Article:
Paladin Of Purity


This, then, was the hypocritical world of which Anthony Comstock appointed himself chief censor and in which he set for himself the herculean task of trying to make Victorian America conform to the image of rectitude and virtue to which it pretended. In later years he liked to say that for forty years his station had been “in a swamp at the mouth of a sewer,” but it requires no deep understanding of psychology to see that, albeit unconsciously, he enjoyed being at the mouth of the sewer. For what other man had his opportunity to pore over the nation’s pornography, to study at length the obscene products of Victorian frustrations—and to do it self-righteously in the name of duty? And, such are the secret workings of the human mind, he undoubtedly never admitted even to himself that he took any prurient pleasure in looking on the things he was denying to others.


There are those who have delved into Anthony Comstock’s early history, hoping to learn what made him so implacable in hounding depravity to its lair. They have found no overwhelming experiences or traumatic events that set his feet on the path they were to follow, only the usual boyish pranks and vices; but these probably worked hard on his conscience, for Comstock was a boy in whom the repressive doctrines of his New England upbringing found soil more fertile than usual.

Anthony Comstock was born in New Canaan, Connecticut, on March 7, 1844, the son of Polly and Thomas Anthony Comstock. Thomas Cornstock was comfortably established in his community; he owned a hundred sixty good acres and also operated two sawmills. The couple had ten children, of whom seven survived infancy, and all took their place in the farm economy. Young Anthony, as soon as he was old enough, had to get up at four o’clock each morning to feed the farm animals and do other chores, but it was no more than any New England farm boy was expected to do. Sunday was no day of rest, for family and farm hands drove two and a half miles to the Congregational church. After church there was Sunday school, and after a lunch eaten in the horse sheds came the afternoon preaching service. Even this was not always the end; after dinner at home some of the family often drove back for the evening church service. The religion that Anthony Comstock learned in church was a bleak sort. It told of hellfire and damnation always waiting for him who gave in to temptation—and with so many things included in its catalogue of sins it is not surprising that Anthony sometimes succumbed to temptation and then saw the pit open and the fires glow red.

Nor were Sundays only devoted to religion. There were prayers before breakfast every morning, and Mrs. Comstock told Bible stories to her children in the evening. Occasionally her stories were from other sources, but, as Comstock later told his authorized and worshipful biographer, Charles Trumbull, “always with moral courage as their key-note.” Polly Comstock died when Anthony was ten; for the rest of his life he idealized her above all other mortals.

On the last day of December, 1863, Comstock enlisted in the 17th Connecticut Regiment to take the place of his older brother Samuel, who had been mortally wounded at Gettysburg. Anthony faced few battlefield dangers; he saw only minor skirmishing and spent most of his time on garrison duty in Florida. But there were other battles, and he fought again and again with the Devil and did not always win. His diary contains many entries confessing sin and wallowing in repentance: Again tempted and found wanting. Sin, sin. Oh flow much peace and happiness is sacrificed on thy altar. Seemed as though Devil had full sway over me today, went right into temptation, and then, Oh such love, Jesus snatched it away out of my reach. How good is he, how sinful am I. I am the chief of sinners, but I should be so miserable and wretched, were it not that Clod is merciful and I may be forgiven. Glory be to God in the highest. O I deplore my sinful weak nature so much. If I could but live without sin, I should be the happiest soul living: but Sin, that foe is ever lurking, stealing happiness from me. … This morning were severely tempted by Satan and aller some time in my own weakness I failed.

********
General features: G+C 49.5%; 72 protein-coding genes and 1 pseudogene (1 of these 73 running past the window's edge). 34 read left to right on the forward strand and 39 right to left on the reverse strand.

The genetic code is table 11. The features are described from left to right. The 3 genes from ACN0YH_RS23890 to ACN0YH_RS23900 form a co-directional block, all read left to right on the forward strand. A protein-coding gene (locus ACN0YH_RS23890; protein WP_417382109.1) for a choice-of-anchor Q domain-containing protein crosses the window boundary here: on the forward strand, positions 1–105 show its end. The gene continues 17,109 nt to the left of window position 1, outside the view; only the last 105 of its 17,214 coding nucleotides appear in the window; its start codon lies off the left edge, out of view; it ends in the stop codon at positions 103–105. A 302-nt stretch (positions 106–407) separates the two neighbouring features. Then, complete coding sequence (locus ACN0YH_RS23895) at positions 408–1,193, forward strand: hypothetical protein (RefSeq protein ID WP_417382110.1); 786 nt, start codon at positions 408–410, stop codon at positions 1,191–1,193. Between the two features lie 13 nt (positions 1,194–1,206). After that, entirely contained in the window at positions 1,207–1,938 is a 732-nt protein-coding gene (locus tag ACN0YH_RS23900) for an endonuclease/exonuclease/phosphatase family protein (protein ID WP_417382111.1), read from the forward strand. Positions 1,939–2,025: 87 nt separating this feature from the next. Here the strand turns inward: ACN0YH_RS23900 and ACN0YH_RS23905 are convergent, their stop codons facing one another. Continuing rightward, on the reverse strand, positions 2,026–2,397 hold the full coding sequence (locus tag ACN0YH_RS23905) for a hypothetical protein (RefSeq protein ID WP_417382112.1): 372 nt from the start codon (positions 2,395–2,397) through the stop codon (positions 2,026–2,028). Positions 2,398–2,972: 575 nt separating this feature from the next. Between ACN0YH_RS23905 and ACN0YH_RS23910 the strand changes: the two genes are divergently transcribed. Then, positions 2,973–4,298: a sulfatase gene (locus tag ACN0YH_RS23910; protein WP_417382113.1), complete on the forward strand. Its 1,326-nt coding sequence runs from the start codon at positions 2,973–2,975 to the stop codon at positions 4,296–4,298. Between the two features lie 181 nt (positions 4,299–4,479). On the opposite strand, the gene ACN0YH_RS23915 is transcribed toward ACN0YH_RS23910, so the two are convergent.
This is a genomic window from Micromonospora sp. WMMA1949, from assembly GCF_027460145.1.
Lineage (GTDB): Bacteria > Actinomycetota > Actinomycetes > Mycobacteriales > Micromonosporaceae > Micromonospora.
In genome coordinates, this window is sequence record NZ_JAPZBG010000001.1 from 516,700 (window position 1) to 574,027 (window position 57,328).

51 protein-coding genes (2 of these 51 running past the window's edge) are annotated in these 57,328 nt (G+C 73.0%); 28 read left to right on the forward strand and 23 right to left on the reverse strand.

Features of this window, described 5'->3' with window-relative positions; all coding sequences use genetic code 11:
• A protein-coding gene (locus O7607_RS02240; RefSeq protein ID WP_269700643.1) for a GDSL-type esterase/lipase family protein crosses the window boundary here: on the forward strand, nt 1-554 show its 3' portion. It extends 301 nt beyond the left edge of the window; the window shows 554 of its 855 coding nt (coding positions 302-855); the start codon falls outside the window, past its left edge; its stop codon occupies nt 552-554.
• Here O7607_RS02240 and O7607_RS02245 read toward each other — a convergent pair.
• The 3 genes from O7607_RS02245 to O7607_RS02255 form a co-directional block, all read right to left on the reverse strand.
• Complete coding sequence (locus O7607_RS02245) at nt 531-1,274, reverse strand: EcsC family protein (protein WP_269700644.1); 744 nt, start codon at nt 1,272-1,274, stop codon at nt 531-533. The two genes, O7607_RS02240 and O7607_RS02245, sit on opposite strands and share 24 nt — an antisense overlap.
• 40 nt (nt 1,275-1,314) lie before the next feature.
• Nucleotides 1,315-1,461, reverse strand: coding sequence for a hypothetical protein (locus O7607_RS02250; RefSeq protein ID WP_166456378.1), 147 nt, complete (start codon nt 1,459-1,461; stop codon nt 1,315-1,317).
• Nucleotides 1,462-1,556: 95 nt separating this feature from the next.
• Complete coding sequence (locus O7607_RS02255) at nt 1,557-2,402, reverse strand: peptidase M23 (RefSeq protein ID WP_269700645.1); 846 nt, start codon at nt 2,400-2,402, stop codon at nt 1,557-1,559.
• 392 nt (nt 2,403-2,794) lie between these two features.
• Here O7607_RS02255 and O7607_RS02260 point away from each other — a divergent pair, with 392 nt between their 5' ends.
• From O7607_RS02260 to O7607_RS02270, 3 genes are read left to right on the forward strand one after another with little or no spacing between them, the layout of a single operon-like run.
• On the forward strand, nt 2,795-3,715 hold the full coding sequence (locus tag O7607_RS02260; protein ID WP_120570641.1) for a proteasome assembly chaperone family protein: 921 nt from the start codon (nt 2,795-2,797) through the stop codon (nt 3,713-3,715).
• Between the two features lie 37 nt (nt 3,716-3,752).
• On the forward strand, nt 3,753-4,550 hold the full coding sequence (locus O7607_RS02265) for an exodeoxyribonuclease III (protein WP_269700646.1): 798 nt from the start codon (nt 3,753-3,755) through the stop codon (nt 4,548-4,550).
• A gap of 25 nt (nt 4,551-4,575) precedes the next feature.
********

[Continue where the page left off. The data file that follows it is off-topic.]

The sin against which the young volunteer strove with such dubious success was, beyond doubt, what once was euphemistically known as self-abuse—although Anthony did succumb occasionally to other temptations; he admitted that he wasted part of one day reading a novel. To strengthen himself against the Devil he went to church and prayer services sometimes eight or nine times a week. He worked hard but was not popular with his fellow soldiers; he was too sanctimonious, too censorious, too intolerant. The men, for instance, received a whiskey ration; Anthony accepted his with the rest but then would pour it out on the ground in front of his comrades, refusing to give it to them. Such gestures did not tend to create warm friendships.

After the war Comstock came back to New Canaan to stay with his brother Chester, but there was little to hold him. The family farm was gone, the mortgage foreclosed—according to biographer Trumbull by southern sympathizers because Comstock boys had enlisted in the Union Army. After periods of clerking in a New Haven store and working on a government project in Tennessee, Anthony returned to New Canaan briefly, and then, as many an ambitious Connecticut boy was doing, went to New York to make good in business.